Widespread economic distress among farmers in the South and Great Plains in the 1870s and 1880s, resulting from such problems as overproduction, declining commodity prices, inadequate credit, and transportation costs, launched the Farmers Alliance, one of the most influential agrarian protest movements in the United States. At one point three distinct organizations carried the name. The appeal of one National Farmers Alliance, the "northern" sibling organized in Chicago in 1880 and led by farm journalist Milton George, was largely limited to the Midwest. It was soon overshadowed by the far larger and more important National Farmers Alliance that originated in 1877 on the Texas frontier in Lampasas County. Despite its much greater size and geographical reach into the Great Plains, especially Kansas, Colorado, and the Dakotas, as well as to California and the South, it is commonly labeled the "southern" Alliance. The third division, which complemented the latter's evangelical drive to enlist all southern farmers, was the Colored Farmers National Alliance, also founded in Texas, in 1886.
When Charles William Macune, a country doctor, assumed the leadership of the Texas Farmers Alliance in 1886, he offered an ambitious program of economic cooperation and expansion into a new, nonpartisan national organization. Within five years, the "southern" National Farmers Alliance became the largest citizen organization of nineteen-thcentury America. When neither the Democratic nor Republican Party proved responsive to its demands for agrarian reform, the Alliance became the leading institutional vehicle for the organization of the Populist Party in 1891-92, effectively ending the Alliance's growth and influence by the late 1890s.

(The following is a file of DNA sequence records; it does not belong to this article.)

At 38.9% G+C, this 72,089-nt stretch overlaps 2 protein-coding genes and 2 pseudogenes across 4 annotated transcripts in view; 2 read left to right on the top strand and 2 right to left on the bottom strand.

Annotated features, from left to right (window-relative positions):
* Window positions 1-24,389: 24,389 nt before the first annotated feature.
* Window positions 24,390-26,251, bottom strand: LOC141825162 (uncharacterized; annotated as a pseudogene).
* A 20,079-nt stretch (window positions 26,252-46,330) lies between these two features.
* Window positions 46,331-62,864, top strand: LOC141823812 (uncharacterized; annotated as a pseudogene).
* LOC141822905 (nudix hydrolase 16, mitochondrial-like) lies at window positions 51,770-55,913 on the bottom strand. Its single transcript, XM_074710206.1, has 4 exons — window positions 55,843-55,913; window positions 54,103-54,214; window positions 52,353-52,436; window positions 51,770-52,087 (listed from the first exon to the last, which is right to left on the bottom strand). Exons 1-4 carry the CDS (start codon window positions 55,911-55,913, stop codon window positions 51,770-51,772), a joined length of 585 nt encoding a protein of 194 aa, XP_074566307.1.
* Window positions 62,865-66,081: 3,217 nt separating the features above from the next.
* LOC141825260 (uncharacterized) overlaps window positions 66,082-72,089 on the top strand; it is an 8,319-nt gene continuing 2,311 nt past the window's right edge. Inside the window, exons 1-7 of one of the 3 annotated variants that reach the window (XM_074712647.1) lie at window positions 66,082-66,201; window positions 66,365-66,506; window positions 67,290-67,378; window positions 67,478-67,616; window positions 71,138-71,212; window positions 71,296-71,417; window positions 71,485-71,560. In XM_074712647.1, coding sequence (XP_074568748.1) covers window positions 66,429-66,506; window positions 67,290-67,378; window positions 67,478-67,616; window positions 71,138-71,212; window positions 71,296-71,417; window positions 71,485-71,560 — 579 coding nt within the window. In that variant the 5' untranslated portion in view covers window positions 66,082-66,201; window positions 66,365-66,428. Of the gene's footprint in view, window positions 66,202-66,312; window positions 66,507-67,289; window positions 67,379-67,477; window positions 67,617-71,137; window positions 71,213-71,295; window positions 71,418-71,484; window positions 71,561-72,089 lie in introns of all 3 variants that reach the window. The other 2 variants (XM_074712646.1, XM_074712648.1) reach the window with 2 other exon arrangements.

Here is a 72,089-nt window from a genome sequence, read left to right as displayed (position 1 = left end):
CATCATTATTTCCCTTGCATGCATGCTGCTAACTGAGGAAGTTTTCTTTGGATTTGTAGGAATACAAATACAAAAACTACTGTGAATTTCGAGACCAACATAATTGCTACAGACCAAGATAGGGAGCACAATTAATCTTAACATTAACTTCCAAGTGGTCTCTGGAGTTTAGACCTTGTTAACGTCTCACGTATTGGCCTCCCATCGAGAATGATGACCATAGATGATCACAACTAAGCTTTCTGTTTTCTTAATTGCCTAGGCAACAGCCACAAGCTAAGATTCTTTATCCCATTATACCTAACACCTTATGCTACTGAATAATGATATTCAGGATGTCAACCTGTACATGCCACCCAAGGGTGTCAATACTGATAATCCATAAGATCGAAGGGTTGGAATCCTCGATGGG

Charles W. Macune Jr. California State University, Northridge
Macune, Charles W., Jr. "The Wellsprings of a Populist: Dr. C. W. Macune before 1886." Southwestern Historical Quarterly 90 (1986): 139–58.
McMath, Robert C., Jr. Populist Vanguard: A History of the Southern Farmers' Alliance. New York: W. W. Norton, 1977.